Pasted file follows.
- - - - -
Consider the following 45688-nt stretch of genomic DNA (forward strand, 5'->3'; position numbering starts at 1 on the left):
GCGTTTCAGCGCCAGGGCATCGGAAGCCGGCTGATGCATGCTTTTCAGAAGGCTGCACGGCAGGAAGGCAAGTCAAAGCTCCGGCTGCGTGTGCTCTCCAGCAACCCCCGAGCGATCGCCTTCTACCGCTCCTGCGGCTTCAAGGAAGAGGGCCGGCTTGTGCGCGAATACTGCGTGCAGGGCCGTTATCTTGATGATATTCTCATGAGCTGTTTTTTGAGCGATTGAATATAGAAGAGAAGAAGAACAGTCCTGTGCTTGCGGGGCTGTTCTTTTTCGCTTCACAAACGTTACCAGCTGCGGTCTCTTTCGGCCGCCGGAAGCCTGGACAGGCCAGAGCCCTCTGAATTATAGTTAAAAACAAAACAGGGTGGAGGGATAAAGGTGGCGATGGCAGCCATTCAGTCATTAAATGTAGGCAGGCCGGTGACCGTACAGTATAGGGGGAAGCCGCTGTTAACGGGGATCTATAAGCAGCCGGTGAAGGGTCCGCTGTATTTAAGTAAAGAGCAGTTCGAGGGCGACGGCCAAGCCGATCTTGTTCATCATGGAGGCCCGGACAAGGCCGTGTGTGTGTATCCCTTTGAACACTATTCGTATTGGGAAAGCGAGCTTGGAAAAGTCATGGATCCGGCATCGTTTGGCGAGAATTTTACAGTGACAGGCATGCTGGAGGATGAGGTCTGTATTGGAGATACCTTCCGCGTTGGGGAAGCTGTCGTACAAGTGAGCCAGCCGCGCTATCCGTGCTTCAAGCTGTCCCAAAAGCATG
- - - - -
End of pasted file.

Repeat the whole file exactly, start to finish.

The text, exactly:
Consider the following 45688-nt stretch of genomic DNA (forward strand, 5'->3'; position numbering starts at 1 on the left):
GCGTTTCAGCGCCAGGGCATCGGAAGCCGGCTGATGCATGCTTTTCAGAAGGCTGCACGGCAGGAAGGCAAGTCAAAGCTCCGGCTGCGTGTGCTCTCCAGCAACCCCCGAGCGATCGCCTTCTACCGCTCCTGCGGCTTCAAGGAAGAGGGCCGGCTTGTGCGCGAATACTGCGTGCAGGGCCGTTATCTTGATGATATTCTCATGAGCTGTTTTTTGAGCGATTGAATATAGAAGAGAAGAAGAACAGTCCTGTGCTTGCGGGGCTGTTCTTTTTCGCTTCACAAACGTTACCAGCTGCGGTCTCTTTCGGCCGCCGGAAGCCTGGACAGGCCAGAGCCCTCTGAATTATAGTTAAAAACAAAACAGGGTGGAGGGATAAAGGTGGCGATGGCAGCCATTCAGTCATTAAATGTAGGCAGGCCGGTGACCGTACAGTATAGGGGGAAGCCGCTGTTAACGGGGATCTATAAGCAGCCGGTGAAGGGTCCGCTGTATTTAAGTAAAGAGCAGTTCGAGGGCGACGGCCAAGCCGATCTTGTTCATCATGGAGGCCCGGACAAGGCCGTGTGTGTGTATCCCTTTGAACACTATTCGTATTGGGAAAGCGAGCTTGGAAAAGTCATGGATCCGGCATCGTTTGGCGAGAATTTTACAGTGACAGGCATGCTGGAGGATGAGGTCTGTATTGGAGATACCTTCCGCGTTGGGGAAGCTGTCGTACAAGTGAGCCAGCCGCGCTATCCGTGCTTCAAGCTGTCCCAAAAGCATG